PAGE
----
After having some coconut water, we walked back to the car past mango and tamarind trees, a cucumber patch and a snake gourd grove. (snake gourd is so called because the vegetable coils up like a snake unless it is weighted down with a stone) In a mound of earth, palm seeds were buried until an edible offshoot grew out of it. This offshoot is called 'Thega' in Telugu – it is shaped and looks a bit like a radish and is rich in carbs. It is roasted and eaten. We also were plied with gooseberries which have an amazingly cooling effect. In sort, we were replete! Revathi said that this village's rich biodiversity have made it a prime supplier of vegetables to the local market 'Paravai', one of the biggest in Tamilnadu. Because of the industry and ancestral awareness of the villagers, she is confident that they will recover from their present losses.
We spent the afternoon discussing a budget, after which we parted from Clas and Manikandan, who were taking a train back to Chennai. We were to head to Trichy where RT and Revathi live. On the way, we stopped at the agricultural dept., where Revathi wanted to casually enquire about their records on the village. She came out with RT visibly upset. It seems the officials inside said that there was no damage to agricultural land in TP Nallur as it was a rain-fed area. They told her that some politicians in the area were misguiding her. We went immediately to the Collectorate – Revathi had met him earlier and she hoped to have a few minutes' conversation with him. We first went to the NGO co-ordination cell, a service set up on the request of the Collectorate to collect and disseminate information, organize meetings etc. Through their intervention, we were allowed into the Collector's office. It was 9.30 pm and he was still hard at work but outwardly showing no signs of hurriedness or stress. He invited us to take a seat and Revathi started off. Without referring to what she had found out, she talked about the village and how important it was to launch a Food for Work program for it. She also talked about the sand dune, the small ponds in each plot etc. The Collector was interested and said he would visit the village the next day. He asked if she was available and she immediately said yes. A training session was in progress in Sivagangai dt, south of Trichy, more than 7 hours away, which she needed to attend. But she decided that the Collector's visit was more important.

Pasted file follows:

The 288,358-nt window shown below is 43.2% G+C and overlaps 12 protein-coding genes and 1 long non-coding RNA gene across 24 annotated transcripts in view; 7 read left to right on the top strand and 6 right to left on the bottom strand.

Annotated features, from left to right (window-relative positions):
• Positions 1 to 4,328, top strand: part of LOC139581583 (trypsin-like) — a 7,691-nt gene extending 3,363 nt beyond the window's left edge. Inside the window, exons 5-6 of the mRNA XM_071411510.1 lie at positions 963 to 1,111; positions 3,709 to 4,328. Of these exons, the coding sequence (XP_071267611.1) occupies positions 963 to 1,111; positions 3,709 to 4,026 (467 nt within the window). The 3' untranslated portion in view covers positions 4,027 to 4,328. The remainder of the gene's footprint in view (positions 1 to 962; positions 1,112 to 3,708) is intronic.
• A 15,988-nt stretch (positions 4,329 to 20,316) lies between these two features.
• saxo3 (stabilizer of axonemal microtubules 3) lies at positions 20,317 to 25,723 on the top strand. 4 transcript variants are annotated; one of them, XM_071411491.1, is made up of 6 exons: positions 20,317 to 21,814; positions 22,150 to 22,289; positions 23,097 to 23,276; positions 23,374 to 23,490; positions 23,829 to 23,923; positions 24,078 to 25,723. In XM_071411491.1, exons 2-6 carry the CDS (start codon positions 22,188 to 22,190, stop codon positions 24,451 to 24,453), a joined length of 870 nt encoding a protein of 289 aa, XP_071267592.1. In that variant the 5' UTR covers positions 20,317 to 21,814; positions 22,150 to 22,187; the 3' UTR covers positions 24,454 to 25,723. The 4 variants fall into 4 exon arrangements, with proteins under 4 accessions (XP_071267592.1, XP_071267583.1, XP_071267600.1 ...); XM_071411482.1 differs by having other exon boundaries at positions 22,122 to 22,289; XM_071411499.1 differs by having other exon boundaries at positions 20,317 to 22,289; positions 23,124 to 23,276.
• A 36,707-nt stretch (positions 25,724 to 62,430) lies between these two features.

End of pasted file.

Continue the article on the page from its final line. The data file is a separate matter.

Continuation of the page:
On the way back to the hotel, RT and Revathi discussed the change in plans. RT was to go back to Trichy to their son and Revathi, Srini and I were to stay on in Trichy. For now, Nammalvar-ji was to manage the training session on his own.